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Using VirtualBox to deploy/manage a Linux VM to users

PostPosted: 22. Jun 2021, 19:48
by noopykat
I work for a nonprofit and we hire students to do programming and web development as part of a Job Grant programme. There is no physical office and everyone works remotely therefore I have to work around the lack of a locally accessible server, everything we do is within Google Docs and we use Google Chat/Meet.

As the students get full time jobs, they aren't able to come back and we need to make sure we have access to all their work after they leave. What I have been working on as a pilot is a Linux VM with all the apps they would need for working and the intention is to have them install VirtualBox and download a prebuilt image to their computer, eliminating the issues with incompatible hardware/software and the need to install and configure multiple apps.

What I am trying to figure out is:

1) How can I update the image with new apps or updates to existing apps without the need to download and "personalize" their VM again.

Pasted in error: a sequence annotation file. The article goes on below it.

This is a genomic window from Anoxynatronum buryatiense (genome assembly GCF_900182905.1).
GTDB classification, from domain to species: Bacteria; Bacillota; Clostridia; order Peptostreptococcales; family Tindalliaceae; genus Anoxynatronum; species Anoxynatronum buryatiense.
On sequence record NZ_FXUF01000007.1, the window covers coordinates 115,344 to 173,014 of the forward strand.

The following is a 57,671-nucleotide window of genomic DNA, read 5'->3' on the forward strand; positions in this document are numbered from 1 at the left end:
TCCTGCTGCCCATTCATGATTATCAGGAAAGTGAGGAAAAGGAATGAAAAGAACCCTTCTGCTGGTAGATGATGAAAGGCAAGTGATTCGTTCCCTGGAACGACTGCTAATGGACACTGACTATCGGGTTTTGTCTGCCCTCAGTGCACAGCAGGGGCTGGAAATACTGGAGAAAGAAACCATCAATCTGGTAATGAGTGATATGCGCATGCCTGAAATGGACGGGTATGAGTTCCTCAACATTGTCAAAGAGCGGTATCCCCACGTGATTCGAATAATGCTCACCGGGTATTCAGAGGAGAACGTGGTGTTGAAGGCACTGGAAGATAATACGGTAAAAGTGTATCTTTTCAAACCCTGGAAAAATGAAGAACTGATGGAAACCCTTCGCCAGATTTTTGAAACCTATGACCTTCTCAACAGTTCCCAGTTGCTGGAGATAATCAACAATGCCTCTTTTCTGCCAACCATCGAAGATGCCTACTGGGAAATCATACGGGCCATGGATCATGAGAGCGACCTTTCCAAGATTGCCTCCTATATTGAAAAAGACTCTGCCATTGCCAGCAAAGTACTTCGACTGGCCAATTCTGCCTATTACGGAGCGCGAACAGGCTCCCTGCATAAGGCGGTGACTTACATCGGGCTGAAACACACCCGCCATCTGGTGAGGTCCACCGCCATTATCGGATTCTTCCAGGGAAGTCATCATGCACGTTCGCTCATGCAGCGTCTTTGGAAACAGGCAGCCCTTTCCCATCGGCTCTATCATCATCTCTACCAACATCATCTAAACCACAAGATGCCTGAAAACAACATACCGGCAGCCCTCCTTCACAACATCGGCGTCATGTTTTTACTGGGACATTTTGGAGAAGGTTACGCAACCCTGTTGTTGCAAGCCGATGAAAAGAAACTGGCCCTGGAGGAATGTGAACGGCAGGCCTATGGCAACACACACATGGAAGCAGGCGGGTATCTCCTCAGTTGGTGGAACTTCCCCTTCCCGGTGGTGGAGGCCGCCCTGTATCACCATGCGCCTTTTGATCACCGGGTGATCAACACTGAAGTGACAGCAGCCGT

2) Should I create a separate "Virtual" disk for each user outside the Linux VM to store their work files and how best to do this.

3) As some of the users run Windows hosts and in testing, we've run into issues with files placed in the "Shared Folder" and symlinks, what's the best way to move files between Host and Guest when necessary.

We are a very small nonprofit catering to the local seniors community and don't have a big budget for technology so I would love to find a way to do this using free open source software and without violating any licensing agreements, any advice is greatly appreciated.

Thanks in advance :)

Re: Using VirtualBox to deploy/manage a Linux VM to users

PostPosted: 22. Jun 2021, 23:27
by scottgus1
It is certainly possible to distribute pre-made VMs to your employees. However, VirtualBox does not contain the auto-update-the-VM or the access-employee-data parts. Virtualbox only provides the hardware that runs the VM. The rest must be done with 3rd-party services.

Auto-updating the VMs without requiring a new VM to be passed out, or having access to the VMs' employee data in the event an employee quits, will definitely require a central server and perhaps a VPN.

I don't know exactly how to do what you want, but I'm sure it's been done before. You're essentially setting up remote locations overseen by a (virtual?) central office. You might consider a cloud server rental company like Amazon, or maybe Google has a cloud server program, since you're already into Google's Apps. From that server you could pass out VMs, auto-update them, back up employee data and communication from the VMs, and authenticate users.